#5onFri: Five Daily Word Count Figures of Famous Writers

by Rafal Reyzer
published in Writing

It’s amazing to realize how writers occupy completely different modes of existence. We all share the same reality, but at a deeper level, we dwell in creative worlds dictated by our routines. 

There are larks among us who strike their keyboards in the early morning. Then, there are nocturnals, for whom nightfall portends creative output. There’s also a need for different levels of caffeine, the choice of music, and other means to convene with the Muse.

As a unique being, you can pick habits and behaviors that suit you best, and then hone them until they’re automatic. This has been the case with the illustrious authors presented below. I invite you to study their daily word counts and routines to see how they would fit with your personal style.

1) Graham Greene – 500 Words

An early riser and an obsessive word counter, Greene secured his spot in literary history as one of the most beloved British authors. Over the decades he devoted to the craft, he was able to release twenty five novels by writing for only 1.5-2 hours per day. 

In The End of the Affair, he described his very own writing routine: “Over twenty years I have probably averaged five hundred words a day for five days a week. I can produce a novel in a year, and that allows time for revision and the correction of the typescript. I have always been very methodical, and when my quota of work is done I break off, even in the middle of a scene.” 

He added: “When I was young not even a love affair would alter my schedule. A love affair had to begin after lunch…” By the way, I can’t help but recommend Greene’s The End of the Affair, especially in an audiobook version narrated by Colin Firth – a masterpiece. 

2) Anne Rice – 3000 Words

The Louisiana-born author of gothic prose that includes Interview With the Vampire, has penned over thirty novels. “I plunge into the work and write an episode; I can’t just clock in at 3,000 words. I have to have time free to resolve things. I write in episodic ways. But when I’m ready to plunge in, I write from late morning through all afternoon, all evening,” she said.

Rice’s schedule varies, and she’s willing to follow bursts of inspiration, unlike authors who are more methodical in their approach. She also has a peculiar writing habit. According to an interview with the Wall Street Journal, “she sets her font to 14 point Courier and double spaces the text on her 30-inch Mac computer monitor so that her field of vision is filled with words.”

3) Charles Dickens – 2000 Words

I learned about the Dickensian routine when reading the Daily Rituals: How Artists Work. The famous author rose at 7:00, had breakfast at 8:00, and locked himself in his study by 9:00, where he stayed until 2:00 in the afternoon.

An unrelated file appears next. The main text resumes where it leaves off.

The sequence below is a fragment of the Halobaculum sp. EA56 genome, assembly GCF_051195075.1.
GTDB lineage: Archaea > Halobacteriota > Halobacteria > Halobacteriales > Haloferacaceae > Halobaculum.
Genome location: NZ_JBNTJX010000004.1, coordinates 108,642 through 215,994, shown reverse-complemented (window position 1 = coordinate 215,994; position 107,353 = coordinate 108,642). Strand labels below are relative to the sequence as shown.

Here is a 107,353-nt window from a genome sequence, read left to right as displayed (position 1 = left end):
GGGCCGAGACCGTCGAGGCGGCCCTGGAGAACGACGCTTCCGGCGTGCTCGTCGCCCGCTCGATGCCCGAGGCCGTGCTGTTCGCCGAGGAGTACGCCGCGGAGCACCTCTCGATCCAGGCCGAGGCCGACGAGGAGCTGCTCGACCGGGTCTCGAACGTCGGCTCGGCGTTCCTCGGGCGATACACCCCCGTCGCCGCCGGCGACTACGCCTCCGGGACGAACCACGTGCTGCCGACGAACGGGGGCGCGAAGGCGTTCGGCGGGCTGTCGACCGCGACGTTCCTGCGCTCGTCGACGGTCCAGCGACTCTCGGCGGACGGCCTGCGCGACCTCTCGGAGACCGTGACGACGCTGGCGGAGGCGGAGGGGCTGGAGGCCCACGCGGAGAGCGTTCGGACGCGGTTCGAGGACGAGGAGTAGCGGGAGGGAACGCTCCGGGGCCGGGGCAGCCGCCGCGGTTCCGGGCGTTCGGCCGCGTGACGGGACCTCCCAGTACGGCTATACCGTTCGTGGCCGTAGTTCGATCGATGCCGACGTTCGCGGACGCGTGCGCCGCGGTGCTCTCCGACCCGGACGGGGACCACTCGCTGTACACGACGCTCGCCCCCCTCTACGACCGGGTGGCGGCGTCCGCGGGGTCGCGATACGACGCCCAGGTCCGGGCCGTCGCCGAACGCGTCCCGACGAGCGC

This gave him ample time to write around 2000 words each day. He didn’t hit his quota every time, but he nevertheless adamantly stuck to his routine. After his work at the study was finished, he ate a quick lunch with his family, and then roamed the streets of London, for a couple of hours “searching for some pictures to build upon.”

4) Stephen King – 2000 Words

King has published over 60 novels, six nonfiction books, and around 200 short stories (selling over 350 million copies of his works). You can learn about his writing process in “On Writing: A Memoir of the Craft,” an excellent read for any author. In it, King discusses his writing routine and how he writes around 2000 words (or six full pages) every workday. 

He claims that you must stay on it and move the story forward because otherwise, you’ll lose the grip on your fictional world. He practices what he preaches because, for example, he wrote The Running Man in a span of a single week. 

To get a better understanding of how King works, check out his interview with George R.R. Martin:

Martin: “I think, ‘Oh, I’ve had a really good six months — I’ve written three chapters!’ and you’ve finished three books in that time.”

King: “Here’s the thing, okay? There are books, and there are books. The way that I work, I try to get out there, and I try to get six pages a day. So, with a book like End of Watch, and … when I’m working, I work every day — three, four hours, and I try to get those six pages, and I try to get them fairly clean. So if the manuscript is, let’s say, 360 pages long, that’s basically two months’ work. … But that’s assuming it goes well.”

Martin: “And you do hit six pages a day?”

King: “I usually do”.

5) Sarah Waters – 1000 Words

The Welsh novelist often shares writing tips with aspiring authors. “My minimum is 1,000 words a day – which is sometimes easy to achieve, and is sometimes, frankly, like shitting a brick, but I will make myself stay at my desk until I’ve got there, because I know that by doing that I am inching the book forward,” she said in an interview with the Guardian. 

This goes on to show that as long as you stick to your numbers, you can push even the toughest project forward.

Whatever you decide to do, keep that E.B. White’s quote in mind: “A writer who waits for ideal conditions under which to work will die without putting a word on paper.” So write imperfectly, but write every day, and there’s no telling what you can accomplish.

I wonder, do you have a writing quota or a set writing schedule? Leave a comment below!

Rafal Reyzer is a full-time blogger, freelance writer, digital marketer, and content manager. He started RafalReyzer.com to provide readers with tools and strategies they can use to work remotely and earn through blogging and freelance writing. His site is a one-stop-shop for writers, bloggers, publishers, content enthusiasts and freelancers who want to be independent, earn more money and create beautiful things.

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